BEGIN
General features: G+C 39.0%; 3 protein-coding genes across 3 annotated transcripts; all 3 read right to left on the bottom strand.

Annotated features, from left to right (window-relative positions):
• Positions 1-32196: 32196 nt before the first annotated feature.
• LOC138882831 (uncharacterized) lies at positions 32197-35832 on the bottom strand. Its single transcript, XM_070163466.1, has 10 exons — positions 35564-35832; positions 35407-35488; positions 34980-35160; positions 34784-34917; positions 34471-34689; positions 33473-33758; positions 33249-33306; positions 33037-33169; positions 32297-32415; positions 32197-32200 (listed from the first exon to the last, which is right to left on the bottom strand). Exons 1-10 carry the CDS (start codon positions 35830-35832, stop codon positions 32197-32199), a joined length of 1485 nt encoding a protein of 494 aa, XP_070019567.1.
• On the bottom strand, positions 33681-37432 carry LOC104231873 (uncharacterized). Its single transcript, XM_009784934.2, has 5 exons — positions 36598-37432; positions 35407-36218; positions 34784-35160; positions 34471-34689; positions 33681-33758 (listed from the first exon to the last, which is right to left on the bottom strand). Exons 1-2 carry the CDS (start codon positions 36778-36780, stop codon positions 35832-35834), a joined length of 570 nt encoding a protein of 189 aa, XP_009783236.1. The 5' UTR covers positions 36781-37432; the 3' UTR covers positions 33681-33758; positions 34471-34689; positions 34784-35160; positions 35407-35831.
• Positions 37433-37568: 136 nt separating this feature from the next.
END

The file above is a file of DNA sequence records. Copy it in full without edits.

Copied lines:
General features: G+C 39.0%; 3 protein-coding genes across 3 annotated transcripts; all 3 read right to left on the bottom strand.

Annotated features, from left to right (window-relative positions):
• Positions 1-32196: 32196 nt before the first annotated feature.
• LOC138882831 (uncharacterized) lies at positions 32197-35832 on the bottom strand. Its single transcript, XM_070163466.1, has 10 exons — positions 35564-35832; positions 35407-35488; positions 34980-35160; positions 34784-34917; positions 34471-34689; positions 33473-33758; positions 33249-33306; positions 33037-33169; positions 32297-32415; positions 32197-32200 (listed from the first exon to the last, which is right to left on the bottom strand). Exons 1-10 carry the CDS (start codon positions 35830-35832, stop codon positions 32197-32199), a joined length of 1485 nt encoding a protein of 494 aa, XP_070019567.1.
• On the bottom strand, positions 33681-37432 carry LOC104231873 (uncharacterized). Its single transcript, XM_009784934.2, has 5 exons — positions 36598-37432; positions 35407-36218; positions 34784-35160; positions 34471-34689; positions 33681-33758 (listed from the first exon to the last, which is right to left on the bottom strand). Exons 1-2 carry the CDS (start codon positions 36778-36780, stop codon positions 35832-35834), a joined length of 570 nt encoding a protein of 189 aa, XP_009783236.1. The 5' UTR covers positions 36781-37432; the 3' UTR covers positions 33681-33758; positions 34471-34689; positions 34784-35160; positions 35407-35831.
• Positions 37433-37568: 136 nt separating this feature from the next.